The student news site of Los Altos High School in Los Altos, California

The Talon

The student news site of Los Altos High School in Los Altos, California

The Talon

The student news site of Los Altos High School in Los Altos, California

The Talon

Live, laugh, love high school: Ellie’s edition on coming-of-age

Sofia Lee

As a girl with a summer birthday, my special day in July was one of reflection for every year since I can remember. I took the time to focus on the social trends that shaped me to appear my age — and, if you ask me now, I can list all of the trends I participated in. LED lights, bedroom vines, shattered CDs and Pinterest vibes were just some of the things that popped on my social media feed and littered my brain with what I thought would become features of the new me.

Looking at it now, the same old vines from the pandemic still hang in my room and the Brandy Melville tank tops are amongst the other piles of extensive clothing that used to fit a trend, but are now labeled as basic. And it’s hard to see which trend wrote my coming-of-age film, but of the ones that directed the route of my life in high school, the uncommon trends are as common as the so-called “basic.” The new me at 17 is a bit of everything from kindergarten to senior year.

Here’s some advice on how to write your own high school film and what you might want to encapsulate in how to Live, Laugh, Love High School: You Edition.

One. An easy way to explore more about yourself is through social media. While it certainly has downsides, social media supports many communities in discovering new hobbies or creative ideas. We lose love for something the moment its popularity rises, and we turn to being disrespectful — it’s ridiculous.

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Take my pink Lululemon joggers for example, which were once a “rare” and therefore heavily sold-out item, and now bear the term basic because of their popularity. The way people expressed interest turned into groups of cute or boring — and truthfully speaking, I bought them because they were cute.

You don’t have to stop wearing your Nike Panda Low Dunks, hated for their price and their simple black-white contrast. Allow yourself and others to sport what you want — regardless of whether you start a new trend or follow a popular one. Trends and hobbies are established to move the fashion industry or certain cultures forward, not to separate “one of the many” and those who maintain other differing interests. We’ve started to believe that the “cool” rating of something is dependent on its uniqueness — almost like the feeling of what’s special — and so what we like is dependent on straying away from the basic…but honestly, who cares if it’s basic?

Advice #1: Let people like what they like. And let’s admit it: we’ve all participated in a trend at some point, “basic” or not.

Two. I grew up on movies like “Clueless” and “Legally Blonde” that showed me from a young age that cliques were supposed to be reality. It’s apparent that, maybe, these films didn’t give me a great grasp on what high school would be all about — the blondes don’t necessarily stick with the blondes and the nerds don’t sit next to dumpsters.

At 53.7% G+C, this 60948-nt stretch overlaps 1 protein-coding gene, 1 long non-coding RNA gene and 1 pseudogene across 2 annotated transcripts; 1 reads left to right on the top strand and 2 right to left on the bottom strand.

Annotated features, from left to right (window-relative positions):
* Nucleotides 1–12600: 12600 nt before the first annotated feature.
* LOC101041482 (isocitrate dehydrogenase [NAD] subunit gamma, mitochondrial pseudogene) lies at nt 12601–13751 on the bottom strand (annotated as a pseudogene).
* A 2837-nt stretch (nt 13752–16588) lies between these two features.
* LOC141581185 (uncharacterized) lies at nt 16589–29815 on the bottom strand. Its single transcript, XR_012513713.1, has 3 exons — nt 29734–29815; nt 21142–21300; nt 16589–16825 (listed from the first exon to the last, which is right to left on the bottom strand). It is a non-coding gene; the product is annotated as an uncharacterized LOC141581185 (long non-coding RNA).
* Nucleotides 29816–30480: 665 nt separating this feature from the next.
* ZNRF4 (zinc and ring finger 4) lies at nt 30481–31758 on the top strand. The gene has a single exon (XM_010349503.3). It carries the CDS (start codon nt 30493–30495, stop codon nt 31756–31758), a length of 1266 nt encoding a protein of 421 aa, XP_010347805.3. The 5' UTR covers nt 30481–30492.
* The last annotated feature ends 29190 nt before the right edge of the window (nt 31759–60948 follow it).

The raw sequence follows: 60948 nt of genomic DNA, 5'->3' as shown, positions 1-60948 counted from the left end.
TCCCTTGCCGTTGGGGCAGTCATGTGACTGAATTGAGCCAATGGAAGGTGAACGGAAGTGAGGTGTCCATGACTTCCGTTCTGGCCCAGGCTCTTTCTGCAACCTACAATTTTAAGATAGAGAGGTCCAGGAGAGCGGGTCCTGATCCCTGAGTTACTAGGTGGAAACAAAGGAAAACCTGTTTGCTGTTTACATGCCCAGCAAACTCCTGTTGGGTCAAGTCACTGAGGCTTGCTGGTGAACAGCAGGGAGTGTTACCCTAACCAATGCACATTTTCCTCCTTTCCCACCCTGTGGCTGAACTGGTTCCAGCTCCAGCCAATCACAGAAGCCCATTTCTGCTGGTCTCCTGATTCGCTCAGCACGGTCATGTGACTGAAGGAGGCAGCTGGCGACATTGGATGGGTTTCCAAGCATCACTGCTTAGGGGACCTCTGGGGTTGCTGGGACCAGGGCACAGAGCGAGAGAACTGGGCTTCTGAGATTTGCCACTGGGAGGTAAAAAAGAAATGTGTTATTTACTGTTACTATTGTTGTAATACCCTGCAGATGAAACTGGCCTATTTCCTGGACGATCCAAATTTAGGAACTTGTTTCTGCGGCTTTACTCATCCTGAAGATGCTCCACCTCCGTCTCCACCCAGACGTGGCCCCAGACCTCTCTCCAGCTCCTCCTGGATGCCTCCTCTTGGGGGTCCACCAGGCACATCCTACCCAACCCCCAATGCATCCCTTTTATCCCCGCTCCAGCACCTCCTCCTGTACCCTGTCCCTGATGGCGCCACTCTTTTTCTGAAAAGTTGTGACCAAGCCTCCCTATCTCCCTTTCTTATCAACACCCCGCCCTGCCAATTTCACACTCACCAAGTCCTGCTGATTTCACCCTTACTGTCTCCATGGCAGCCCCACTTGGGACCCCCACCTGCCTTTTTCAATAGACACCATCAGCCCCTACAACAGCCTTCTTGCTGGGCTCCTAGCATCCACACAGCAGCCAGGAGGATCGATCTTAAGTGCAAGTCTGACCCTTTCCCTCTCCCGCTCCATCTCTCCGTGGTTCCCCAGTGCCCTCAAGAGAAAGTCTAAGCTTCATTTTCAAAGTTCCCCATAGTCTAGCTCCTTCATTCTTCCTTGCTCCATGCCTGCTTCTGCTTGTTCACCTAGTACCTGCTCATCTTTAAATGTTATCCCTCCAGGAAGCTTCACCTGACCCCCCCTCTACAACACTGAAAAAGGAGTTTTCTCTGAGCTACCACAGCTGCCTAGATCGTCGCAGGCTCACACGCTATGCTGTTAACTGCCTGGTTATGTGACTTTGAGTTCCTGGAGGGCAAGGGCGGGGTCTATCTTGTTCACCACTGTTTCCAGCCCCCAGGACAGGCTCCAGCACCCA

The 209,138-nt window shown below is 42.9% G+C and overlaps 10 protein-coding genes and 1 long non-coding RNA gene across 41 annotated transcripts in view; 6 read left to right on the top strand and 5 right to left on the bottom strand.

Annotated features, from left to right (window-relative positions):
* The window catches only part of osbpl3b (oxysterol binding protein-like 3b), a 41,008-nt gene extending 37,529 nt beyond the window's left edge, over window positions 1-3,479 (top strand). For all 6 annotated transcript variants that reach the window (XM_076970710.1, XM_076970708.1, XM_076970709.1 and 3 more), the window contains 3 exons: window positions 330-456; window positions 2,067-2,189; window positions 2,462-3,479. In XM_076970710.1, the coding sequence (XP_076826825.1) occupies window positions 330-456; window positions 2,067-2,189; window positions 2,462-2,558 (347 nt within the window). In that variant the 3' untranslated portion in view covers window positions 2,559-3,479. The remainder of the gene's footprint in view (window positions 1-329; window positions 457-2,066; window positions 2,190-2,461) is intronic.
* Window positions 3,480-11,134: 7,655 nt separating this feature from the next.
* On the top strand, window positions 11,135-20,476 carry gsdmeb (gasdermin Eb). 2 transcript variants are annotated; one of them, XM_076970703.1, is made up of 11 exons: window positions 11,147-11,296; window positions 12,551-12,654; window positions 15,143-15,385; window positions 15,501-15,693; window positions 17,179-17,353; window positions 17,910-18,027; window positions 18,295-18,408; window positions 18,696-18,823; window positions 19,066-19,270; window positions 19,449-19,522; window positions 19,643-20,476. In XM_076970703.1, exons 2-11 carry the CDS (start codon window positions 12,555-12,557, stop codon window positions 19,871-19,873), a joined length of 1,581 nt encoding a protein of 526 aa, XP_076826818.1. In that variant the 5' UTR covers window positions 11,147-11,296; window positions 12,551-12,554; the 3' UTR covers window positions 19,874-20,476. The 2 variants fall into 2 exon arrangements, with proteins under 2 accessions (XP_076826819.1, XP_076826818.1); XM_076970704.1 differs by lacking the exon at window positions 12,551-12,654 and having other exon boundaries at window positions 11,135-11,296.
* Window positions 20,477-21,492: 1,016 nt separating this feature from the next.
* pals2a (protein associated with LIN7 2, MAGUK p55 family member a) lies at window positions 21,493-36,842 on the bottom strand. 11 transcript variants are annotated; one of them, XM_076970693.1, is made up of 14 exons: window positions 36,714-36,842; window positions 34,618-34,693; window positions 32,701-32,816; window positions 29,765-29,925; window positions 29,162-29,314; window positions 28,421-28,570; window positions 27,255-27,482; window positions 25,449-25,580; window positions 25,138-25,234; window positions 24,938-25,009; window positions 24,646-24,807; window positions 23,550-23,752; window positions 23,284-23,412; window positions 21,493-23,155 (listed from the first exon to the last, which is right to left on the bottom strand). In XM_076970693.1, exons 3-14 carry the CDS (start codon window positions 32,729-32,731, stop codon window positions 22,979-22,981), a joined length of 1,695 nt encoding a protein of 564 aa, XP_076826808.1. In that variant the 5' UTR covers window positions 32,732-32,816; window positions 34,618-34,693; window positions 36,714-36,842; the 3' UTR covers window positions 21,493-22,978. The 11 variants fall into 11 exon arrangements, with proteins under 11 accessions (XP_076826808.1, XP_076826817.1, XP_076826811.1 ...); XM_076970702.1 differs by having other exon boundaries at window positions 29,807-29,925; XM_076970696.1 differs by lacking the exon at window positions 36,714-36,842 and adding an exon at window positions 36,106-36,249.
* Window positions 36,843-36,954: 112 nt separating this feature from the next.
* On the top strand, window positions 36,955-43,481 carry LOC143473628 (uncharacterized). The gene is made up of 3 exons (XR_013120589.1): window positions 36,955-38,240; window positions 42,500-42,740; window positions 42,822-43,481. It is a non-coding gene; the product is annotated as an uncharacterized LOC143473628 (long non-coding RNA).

Thankfully, our environment is healthier than those movies. Though we do have some clusters of upperclassmen or athletes establishing dominance in the quad and smaller friend groups behind classroom wings, high school isn’t always like “Lady Bird.” The reality I had envisioned freshman year still holds the defining factors of high school like gossip, cliques and parties, but don’t let these coming-of-age films make it seem like this is all there is to your four years. Sure, go to parties and perhaps gossip a little, but the foundation to this time should build on what lets you have fun (safely).

There are so many ways to start now with what you’ve always dreamed of doing when you grew up — I used to do cartwheels to impress the big girls, so remind yourself that you’re still a role model of inclusivity, memories and a continuation of all that youthful thrill. Go ahead, write your storyline, and be your own main character.

Advice #2: Follow what you want and gain control as the main character in your own narrative.

Three. You know those couples making out in the small hallways around campus? Please, take that elsewhere because people need to get to class and some are freshly 13. Here’s some simple advice to end this column for you. Don’t date until you’re ready, and even then, events like homecoming and football games are still enjoyable without a partner. Especially if you’re a freshman, love yourself before you can love others — and learn to be civilized before you do anything along the lines of a romance movie. Coming of age is about a transition, and you don’t have to rush it.

Advice #3: Find yourself before finding others.

With love,
Your senior Ellie Ji

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Ellie Ji
Ellie Ji, Arts & Culture Editor

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